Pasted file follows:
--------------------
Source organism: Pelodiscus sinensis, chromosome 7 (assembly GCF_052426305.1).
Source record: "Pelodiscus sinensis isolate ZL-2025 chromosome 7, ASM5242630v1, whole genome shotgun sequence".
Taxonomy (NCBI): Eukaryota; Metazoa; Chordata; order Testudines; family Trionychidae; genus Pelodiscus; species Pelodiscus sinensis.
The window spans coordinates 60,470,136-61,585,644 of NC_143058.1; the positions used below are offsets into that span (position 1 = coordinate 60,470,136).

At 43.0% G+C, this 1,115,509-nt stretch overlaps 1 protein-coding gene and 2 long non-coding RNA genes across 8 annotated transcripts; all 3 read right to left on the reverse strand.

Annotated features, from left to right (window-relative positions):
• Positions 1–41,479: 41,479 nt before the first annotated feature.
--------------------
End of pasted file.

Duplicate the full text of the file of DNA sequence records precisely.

Source organism: Pelodiscus sinensis, chromosome 7 (assembly GCF_052426305.1).
Source record: "Pelodiscus sinensis isolate ZL-2025 chromosome 7, ASM5242630v1, whole genome shotgun sequence".
Taxonomy (NCBI): Eukaryota; Metazoa; Chordata; order Testudines; family Trionychidae; genus Pelodiscus; species Pelodiscus sinensis.
The window spans coordinates 60,470,136-61,585,644 of NC_143058.1; the positions used below are offsets into that span (position 1 = coordinate 60,470,136).

At 43.0% G+C, this 1,115,509-nt stretch overlaps 1 protein-coding gene and 2 long non-coding RNA genes across 8 annotated transcripts; all 3 read right to left on the reverse strand.

Annotated features, from left to right (window-relative positions):
• Positions 1–41,479: 41,479 nt before the first annotated feature.